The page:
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His shivering limbs the embers warm.
And now reviving from the storm,
Scarce had he felt his wonted glow,
Than swift he seized his slender bow;
"I fain would know, my gentle host,'
He cried, if this its strength has lost;
I fear, relax'd with midnight dews,
The strings their former aid refuse :'
With poison tipt, his arrow flies,
Deep in my tortured heart it lies;
Then loud the joyous urchin laugh’d,
• My bow can still impel the shaft;
"Tis firmly fix'd, thy sighs reveal it;
Say, courteous host, canst thou not feel it?'


From the Prometheus Vinctus of Æschylus. GREAT Jove, to whose almighty throne

Both Gods and mortals homage pay,
Ne'er may my soul thy power disown,

Thy dread behests ne'er disobey.
Oft shall the sacred victim fall,
In sea-girt Ocean's mossy hall;

My voice shall raise no impious strain,
'Gainst him who rules the sky and azure main.

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How different now thy joyless fate,

Since first Hesione thy bride,
When placed aloft in godlike state,

The blushing beauty by thy side;
Thou sat’st while reverend Ocean smiled,
And mirthful strains the hours beguiled;

The Nymphs and Tritons danced around, Nor yet thy doom was fix'd, nor Jove relentless


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A Paraphrase from the Æneid, Lib. ix. Nisus, the guardian of the portal, stood, Eager to gild his arms with hostile blood; Well skill'd in fight the quivering lance to wield, Or pour his arrows through th'embattled field: From Ida torn, he left his sylvan cave, And sought a foreign home, a distant grave; To watch the movements of the Daunian host With him Euryalus sustains the post: No lovelier mien adorn’d the ranks of Troy, And beardless bloom yet graced the gallant boy; Though few the seasons of his youthful life, As yet a novice in the martial strife, 'Twas his, with beauty, valour's gifts to share, A soul heroic, as his form was fair; These burn with one pure flame of generous love, In peace, in war united, still they move; Friendship and glory form their joint reward : And, now combined, they hold their nightly guard. •What God,' exclaimed the first, “instils this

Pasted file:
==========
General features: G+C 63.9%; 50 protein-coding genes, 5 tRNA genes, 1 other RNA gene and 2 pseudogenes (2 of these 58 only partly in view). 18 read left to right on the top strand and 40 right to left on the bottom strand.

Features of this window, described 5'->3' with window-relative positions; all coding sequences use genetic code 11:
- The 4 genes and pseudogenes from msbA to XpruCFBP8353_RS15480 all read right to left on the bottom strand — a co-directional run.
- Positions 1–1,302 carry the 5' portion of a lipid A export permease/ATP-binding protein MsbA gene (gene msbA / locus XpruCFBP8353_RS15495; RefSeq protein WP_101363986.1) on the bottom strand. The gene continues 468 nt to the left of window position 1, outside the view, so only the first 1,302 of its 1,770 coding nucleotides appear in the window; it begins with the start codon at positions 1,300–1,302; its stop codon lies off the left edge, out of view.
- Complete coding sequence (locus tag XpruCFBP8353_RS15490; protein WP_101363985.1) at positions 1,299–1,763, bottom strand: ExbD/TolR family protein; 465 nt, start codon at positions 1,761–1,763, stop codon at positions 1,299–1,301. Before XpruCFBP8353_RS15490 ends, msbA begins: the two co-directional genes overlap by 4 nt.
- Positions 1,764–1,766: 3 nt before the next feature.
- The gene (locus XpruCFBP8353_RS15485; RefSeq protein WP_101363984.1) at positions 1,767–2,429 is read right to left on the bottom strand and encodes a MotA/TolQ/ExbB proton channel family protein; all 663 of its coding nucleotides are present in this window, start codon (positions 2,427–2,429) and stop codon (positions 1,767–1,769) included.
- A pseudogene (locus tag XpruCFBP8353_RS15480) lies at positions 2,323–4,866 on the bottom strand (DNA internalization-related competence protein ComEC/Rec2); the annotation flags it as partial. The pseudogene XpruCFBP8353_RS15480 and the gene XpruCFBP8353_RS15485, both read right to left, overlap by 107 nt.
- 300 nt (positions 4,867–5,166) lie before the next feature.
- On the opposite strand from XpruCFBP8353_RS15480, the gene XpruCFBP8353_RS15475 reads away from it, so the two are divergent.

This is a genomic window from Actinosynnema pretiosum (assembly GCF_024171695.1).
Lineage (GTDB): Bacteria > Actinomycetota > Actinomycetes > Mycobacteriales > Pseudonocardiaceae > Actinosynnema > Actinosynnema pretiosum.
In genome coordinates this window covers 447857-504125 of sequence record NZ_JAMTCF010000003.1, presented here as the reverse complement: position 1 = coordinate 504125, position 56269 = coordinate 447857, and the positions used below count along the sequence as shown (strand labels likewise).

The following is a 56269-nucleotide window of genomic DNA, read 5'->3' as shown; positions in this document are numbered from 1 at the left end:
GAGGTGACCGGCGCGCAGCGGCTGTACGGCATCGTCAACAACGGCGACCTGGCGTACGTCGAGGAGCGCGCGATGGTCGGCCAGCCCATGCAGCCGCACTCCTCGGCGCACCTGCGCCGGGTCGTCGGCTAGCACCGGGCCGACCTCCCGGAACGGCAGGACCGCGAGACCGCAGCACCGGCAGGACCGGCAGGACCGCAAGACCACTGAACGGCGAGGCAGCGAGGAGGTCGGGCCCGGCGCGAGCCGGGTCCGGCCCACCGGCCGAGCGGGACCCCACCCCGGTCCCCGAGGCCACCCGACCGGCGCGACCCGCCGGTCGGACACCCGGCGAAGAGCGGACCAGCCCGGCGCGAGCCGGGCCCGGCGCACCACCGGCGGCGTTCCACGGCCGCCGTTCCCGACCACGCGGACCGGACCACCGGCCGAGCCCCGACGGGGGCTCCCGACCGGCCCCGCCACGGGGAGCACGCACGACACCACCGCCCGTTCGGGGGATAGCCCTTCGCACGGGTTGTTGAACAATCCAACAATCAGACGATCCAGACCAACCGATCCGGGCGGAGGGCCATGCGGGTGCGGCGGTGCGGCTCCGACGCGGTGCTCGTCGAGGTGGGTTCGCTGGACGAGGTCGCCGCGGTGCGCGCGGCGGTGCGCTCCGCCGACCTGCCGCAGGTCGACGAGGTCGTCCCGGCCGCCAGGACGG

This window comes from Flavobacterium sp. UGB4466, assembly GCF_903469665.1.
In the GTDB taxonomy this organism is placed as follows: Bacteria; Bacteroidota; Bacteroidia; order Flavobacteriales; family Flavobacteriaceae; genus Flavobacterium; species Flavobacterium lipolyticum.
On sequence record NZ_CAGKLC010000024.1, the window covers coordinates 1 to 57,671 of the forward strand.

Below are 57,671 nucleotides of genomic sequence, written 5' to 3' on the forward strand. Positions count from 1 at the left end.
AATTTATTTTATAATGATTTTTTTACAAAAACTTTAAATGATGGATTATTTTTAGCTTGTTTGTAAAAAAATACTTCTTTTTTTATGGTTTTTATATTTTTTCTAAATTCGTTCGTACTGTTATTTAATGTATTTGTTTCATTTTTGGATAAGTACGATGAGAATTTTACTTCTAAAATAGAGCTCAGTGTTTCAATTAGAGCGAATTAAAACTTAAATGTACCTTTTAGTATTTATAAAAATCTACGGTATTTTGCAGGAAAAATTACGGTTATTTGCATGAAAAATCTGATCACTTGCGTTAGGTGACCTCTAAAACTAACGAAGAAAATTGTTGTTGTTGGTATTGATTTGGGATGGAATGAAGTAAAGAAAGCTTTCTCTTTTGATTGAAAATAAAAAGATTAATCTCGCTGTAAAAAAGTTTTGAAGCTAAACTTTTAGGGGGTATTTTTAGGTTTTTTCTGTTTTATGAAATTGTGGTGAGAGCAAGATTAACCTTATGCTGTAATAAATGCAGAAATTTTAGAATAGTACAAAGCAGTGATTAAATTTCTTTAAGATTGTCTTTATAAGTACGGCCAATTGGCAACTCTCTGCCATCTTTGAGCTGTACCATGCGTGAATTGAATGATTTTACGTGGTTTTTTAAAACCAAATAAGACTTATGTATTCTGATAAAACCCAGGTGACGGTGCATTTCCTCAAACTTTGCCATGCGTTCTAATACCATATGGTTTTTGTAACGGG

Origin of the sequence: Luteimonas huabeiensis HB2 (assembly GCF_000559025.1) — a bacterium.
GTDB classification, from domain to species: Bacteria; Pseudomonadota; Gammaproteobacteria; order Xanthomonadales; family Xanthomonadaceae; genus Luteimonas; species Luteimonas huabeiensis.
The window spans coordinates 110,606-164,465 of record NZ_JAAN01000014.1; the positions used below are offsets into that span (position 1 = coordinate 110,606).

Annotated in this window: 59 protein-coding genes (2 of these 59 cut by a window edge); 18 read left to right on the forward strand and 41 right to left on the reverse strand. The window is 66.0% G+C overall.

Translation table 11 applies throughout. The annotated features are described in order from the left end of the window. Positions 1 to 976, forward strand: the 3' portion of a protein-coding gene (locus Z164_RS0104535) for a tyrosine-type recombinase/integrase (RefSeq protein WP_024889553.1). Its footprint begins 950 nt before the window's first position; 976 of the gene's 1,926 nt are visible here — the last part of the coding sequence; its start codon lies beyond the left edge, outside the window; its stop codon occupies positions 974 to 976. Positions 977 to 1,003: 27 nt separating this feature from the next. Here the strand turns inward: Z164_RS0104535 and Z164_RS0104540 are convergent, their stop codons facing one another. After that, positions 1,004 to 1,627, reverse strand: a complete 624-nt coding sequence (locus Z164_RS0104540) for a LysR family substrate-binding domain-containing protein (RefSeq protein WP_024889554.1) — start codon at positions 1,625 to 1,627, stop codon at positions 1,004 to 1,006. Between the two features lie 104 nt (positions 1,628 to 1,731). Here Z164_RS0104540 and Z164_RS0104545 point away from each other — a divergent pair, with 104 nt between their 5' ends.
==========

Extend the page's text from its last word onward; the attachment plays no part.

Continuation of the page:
fire ? Or, in itself a God, what great desire ? My labouring soul, with anxious thought oppress’d, Abhors this station of inglorious rest; The love of fame with this can ill accord, Be't mine to seek for glory with my sword. Seest thou yon camp, with torches twinkling dim, Where drunken slumbers wrap each lazy limb ? Where confidence and ease the watch disdain, And drowsy silence holds her sable reign? Then hear my thought :-In deep and sullen grief Our troops and leaders mourn their absent chief;

Now could the gifts and promised prize be thine
(The deed, the danger, and the fame be mine);
Were this decreed-beneath yon rising mound,
Methinks, an easy path perchance were found;
Which past, I speed my way to Pallas' walls,
And lead Æneas from Evander's halls.'
With equal ardour fired, and warlike joy,
His glowing friend address’d the Dardan boy,
• These deeds, my Nisus, shalt thou dare alone?
Must all the fame, the peril be thine own?
Am I by thee despised, and left afar,
As one unfit to share the toils of war?
Not thus his son the great Opheltes taught,
Not thus my sire in Argive combats fought;
Not thus, when Ilion fell by heavenly hate,
I tracked Æneas through the walks of fate;
Thou know'st my deeds, my breast devoid of fear,
And hostile life-drops dim my gory spear;
Here is a soul, with hope immortal burns,
And life, ignoble life, for glory spurns ;
Fame, fame, is cheaply earn’d hy fleeting breath,
The price of honour is the sleep of death.'
Then Nisus,—- Calm thy bosom's fond alarms,
Thy heart beats fiercely to the din of arms;